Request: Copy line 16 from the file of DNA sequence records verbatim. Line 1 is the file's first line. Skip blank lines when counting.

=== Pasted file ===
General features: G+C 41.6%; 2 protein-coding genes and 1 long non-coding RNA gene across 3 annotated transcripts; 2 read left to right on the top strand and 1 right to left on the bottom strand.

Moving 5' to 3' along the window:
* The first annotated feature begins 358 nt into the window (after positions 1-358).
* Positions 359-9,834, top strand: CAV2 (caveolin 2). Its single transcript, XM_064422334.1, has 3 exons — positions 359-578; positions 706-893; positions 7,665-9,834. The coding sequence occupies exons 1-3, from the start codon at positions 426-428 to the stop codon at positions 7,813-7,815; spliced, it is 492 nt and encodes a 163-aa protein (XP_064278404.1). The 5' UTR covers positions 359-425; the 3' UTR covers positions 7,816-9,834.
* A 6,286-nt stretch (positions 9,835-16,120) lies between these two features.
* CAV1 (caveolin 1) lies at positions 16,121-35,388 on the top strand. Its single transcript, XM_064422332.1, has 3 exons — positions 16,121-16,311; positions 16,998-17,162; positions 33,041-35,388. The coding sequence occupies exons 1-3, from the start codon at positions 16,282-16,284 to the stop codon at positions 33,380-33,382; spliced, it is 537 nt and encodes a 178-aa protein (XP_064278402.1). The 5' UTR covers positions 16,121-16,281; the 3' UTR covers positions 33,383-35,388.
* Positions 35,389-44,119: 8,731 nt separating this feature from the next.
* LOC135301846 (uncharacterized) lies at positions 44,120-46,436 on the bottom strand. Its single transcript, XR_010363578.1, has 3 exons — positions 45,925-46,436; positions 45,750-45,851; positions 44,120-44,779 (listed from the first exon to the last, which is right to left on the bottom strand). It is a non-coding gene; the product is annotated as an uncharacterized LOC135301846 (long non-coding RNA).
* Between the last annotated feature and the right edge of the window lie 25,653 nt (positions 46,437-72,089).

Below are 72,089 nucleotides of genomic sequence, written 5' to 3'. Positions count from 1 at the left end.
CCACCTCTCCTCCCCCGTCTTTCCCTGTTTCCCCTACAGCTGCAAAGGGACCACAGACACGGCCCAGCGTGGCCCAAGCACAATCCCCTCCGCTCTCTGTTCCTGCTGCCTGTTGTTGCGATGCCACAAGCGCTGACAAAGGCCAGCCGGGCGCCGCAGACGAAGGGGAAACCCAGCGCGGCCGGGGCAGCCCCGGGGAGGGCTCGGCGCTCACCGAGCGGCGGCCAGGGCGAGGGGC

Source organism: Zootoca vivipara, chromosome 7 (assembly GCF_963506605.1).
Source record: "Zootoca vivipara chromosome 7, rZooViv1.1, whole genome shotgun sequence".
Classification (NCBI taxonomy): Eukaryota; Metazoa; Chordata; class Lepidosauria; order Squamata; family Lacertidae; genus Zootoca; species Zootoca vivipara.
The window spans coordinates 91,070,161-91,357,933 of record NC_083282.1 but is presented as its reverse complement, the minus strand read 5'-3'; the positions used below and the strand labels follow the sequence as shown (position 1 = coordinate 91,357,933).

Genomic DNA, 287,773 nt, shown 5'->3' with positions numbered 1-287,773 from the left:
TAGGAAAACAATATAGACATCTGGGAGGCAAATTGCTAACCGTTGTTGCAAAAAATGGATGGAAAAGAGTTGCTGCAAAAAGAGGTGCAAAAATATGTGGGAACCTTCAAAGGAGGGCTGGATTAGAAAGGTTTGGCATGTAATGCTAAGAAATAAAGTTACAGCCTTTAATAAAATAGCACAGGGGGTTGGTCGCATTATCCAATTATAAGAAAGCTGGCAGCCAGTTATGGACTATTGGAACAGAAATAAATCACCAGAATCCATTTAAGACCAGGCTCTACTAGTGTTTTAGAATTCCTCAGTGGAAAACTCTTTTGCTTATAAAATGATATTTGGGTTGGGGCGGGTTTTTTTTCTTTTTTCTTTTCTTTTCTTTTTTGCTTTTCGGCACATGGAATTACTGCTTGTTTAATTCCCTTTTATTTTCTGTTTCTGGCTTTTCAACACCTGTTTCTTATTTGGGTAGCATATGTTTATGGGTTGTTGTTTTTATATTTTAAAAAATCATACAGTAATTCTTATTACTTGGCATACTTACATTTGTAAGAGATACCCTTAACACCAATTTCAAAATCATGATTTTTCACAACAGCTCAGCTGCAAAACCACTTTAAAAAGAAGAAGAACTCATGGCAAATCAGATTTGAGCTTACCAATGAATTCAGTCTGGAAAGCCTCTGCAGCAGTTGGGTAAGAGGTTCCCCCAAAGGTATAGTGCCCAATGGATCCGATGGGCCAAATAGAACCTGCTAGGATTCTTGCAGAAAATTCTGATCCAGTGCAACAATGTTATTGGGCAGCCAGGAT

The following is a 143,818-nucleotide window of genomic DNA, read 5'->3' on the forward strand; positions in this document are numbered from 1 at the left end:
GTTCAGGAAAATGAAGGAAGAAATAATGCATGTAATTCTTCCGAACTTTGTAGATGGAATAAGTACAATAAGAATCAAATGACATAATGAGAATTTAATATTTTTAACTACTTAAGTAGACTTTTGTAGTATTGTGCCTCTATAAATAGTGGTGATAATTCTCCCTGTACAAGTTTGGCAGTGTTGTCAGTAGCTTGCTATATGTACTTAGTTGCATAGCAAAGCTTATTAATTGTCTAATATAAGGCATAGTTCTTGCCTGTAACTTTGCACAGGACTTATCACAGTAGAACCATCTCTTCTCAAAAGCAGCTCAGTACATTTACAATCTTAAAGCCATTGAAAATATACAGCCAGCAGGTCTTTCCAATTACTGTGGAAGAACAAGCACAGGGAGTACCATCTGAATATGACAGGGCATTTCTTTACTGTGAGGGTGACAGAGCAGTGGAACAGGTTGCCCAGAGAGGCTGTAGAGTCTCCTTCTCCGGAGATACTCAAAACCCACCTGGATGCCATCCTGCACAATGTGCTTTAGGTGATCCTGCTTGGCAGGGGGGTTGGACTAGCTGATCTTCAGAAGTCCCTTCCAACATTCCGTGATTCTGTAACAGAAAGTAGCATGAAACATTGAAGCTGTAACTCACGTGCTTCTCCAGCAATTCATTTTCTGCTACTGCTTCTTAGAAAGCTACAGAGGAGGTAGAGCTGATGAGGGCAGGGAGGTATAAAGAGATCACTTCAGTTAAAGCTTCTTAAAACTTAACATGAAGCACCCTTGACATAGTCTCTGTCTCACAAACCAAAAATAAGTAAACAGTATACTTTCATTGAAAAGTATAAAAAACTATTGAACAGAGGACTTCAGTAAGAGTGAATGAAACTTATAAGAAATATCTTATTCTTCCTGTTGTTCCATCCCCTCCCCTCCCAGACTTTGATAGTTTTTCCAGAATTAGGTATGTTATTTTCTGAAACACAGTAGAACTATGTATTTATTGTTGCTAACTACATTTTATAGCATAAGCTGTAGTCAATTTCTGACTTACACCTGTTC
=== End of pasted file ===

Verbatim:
Genomic DNA, 287,773 nt, shown 5'->3' with positions numbered 1-287,773 from the left: